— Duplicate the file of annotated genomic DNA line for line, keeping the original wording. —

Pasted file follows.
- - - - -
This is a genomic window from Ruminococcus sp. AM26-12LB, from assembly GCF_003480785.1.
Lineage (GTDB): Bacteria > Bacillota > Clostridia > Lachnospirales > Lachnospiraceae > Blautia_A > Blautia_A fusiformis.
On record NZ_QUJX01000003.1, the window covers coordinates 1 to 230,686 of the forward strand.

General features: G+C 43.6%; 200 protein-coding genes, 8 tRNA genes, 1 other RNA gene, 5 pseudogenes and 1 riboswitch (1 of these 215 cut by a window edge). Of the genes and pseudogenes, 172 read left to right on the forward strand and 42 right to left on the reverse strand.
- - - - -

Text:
This is a genomic window from Ruminococcus sp. AM26-12LB, from assembly GCF_003480785.1.
Lineage (GTDB): Bacteria > Bacillota > Clostridia > Lachnospirales > Lachnospiraceae > Blautia_A > Blautia_A fusiformis.
On record NZ_QUJX01000003.1, the window covers coordinates 1 to 230,686 of the forward strand.

General features: G+C 43.6%; 200 protein-coding genes, 8 tRNA genes, 1 other RNA gene, 5 pseudogenes and 1 riboswitch (1 of these 215 cut by a window edge). Of the genes and pseudogenes, 172 read left to right on the forward strand and 42 right to left on the reverse strand.